Phylogenomic evidence for multiple losses of flight in ratite birds.
Harshman, J., Braun, E.L., Braun, M.J., et al. September 9th, 2008, Proceedings of the National Academy of Sciences Vol. 105, no. 36
Exhaustive analyses of DNA sequence data from 20 unlinked nuclear genes provide strong evidence that ratites are polyphyletic. We have discovered a robust genome-wide signal that is not associated with any known phylogenetic artefact. We believe this phylogeny resolves a debate on ratite origins that began in the time of Huxley and Owen. Our phylogeny implies that the numerous striking similarities associated with flightlessness had independent origins in various ratite lineages. Thus, the flightless ratites are living evidence of parallel evolutionary trajectories from flighted ancestors. The possibility that multiple, unique developmental genetic pathways underlie the ratite form should be tested in light of this new phylogenetic hypothesis. Finally, our phylogeny removes the need to postulate vicariance by continental drift to explain ratite distribution.
Although that theory seemed to represent a consilience between evolutionary biology and geology, it was never completely consistent either with any published phylogeny or the existence of paleognath fossils in the Northern hemisphere.
Perhaps the impact of our phylogeny should be viewed as yet another example of the phenomenon that Huxley called “the great tragedy of science – the slaying of a beautiful theory by an ugly fact.”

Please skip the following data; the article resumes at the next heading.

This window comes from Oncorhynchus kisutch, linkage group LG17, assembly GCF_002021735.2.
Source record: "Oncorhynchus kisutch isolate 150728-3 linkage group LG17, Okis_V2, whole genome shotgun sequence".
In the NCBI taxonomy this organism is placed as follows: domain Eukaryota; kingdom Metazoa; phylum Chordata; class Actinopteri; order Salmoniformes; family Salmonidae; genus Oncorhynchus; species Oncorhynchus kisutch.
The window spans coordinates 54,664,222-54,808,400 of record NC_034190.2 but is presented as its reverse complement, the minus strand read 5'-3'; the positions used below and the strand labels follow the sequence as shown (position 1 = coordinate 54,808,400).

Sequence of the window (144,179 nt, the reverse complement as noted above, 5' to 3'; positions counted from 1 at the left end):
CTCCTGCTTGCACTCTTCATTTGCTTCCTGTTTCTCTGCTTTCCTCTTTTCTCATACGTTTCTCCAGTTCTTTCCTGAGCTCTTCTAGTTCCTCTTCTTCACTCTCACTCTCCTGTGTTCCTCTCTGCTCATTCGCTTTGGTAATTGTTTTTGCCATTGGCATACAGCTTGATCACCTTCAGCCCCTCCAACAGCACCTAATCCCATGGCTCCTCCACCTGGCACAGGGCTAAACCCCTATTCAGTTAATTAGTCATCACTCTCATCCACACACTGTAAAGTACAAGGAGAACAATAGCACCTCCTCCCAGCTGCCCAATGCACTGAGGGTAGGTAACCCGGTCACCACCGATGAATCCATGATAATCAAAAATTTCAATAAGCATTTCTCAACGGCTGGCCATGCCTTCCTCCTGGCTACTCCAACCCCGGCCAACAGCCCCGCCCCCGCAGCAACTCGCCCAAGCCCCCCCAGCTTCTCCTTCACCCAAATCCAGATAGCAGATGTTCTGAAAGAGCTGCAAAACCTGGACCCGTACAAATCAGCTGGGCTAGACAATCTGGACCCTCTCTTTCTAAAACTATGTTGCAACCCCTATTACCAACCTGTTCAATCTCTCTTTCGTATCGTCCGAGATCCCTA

Another ugly fact?
The postulated phylogeny differs particularly from other ratite phylogenies in that it includes Tinamous as part of the clade rather than a sister group. This focus on Tinamous is noteworthy as the authors included four Tinamou and two Rhea genera in their analysis, but excluded all Moas and Elephant Birds. Since the six South American species constitute 30% of the genetic material studied some doubt due to the breadth underlying the conclusions will remain.
It is already fairly uncontroversial to suggest that ratites (extant and extinct, but minus Tinamous) lost the ability to fly sometime in the past and may have done so at different times. The conclusion that ratites are polyphyletic is rather more contentious if viewed as a basal fact, but not incompatible with monophyly when an ancestral taxon to them all (perhaps including Tinamous) existed.
It is naive of the authors to imply that a ratite ancestral family took to the air and flew in different directions to settle new habitats on various continents. The very phylogeny they suggest demands staggered departure times of many millions of years which can be adequately accommodated by plate tectonics and pre-Gondwana dispersal.
Tinamous may indeed be the best modern representatives of the ancient Paleognath ancestor, which would have been volant and small. This common ancestor would have existed about 90 MA and have dispersed into ecological niches before the break-up of Gondwana, perhaps long before. The hypothesis of vicariance biogeography concerning ratites is not refuted by the phylogenomic evidence presented.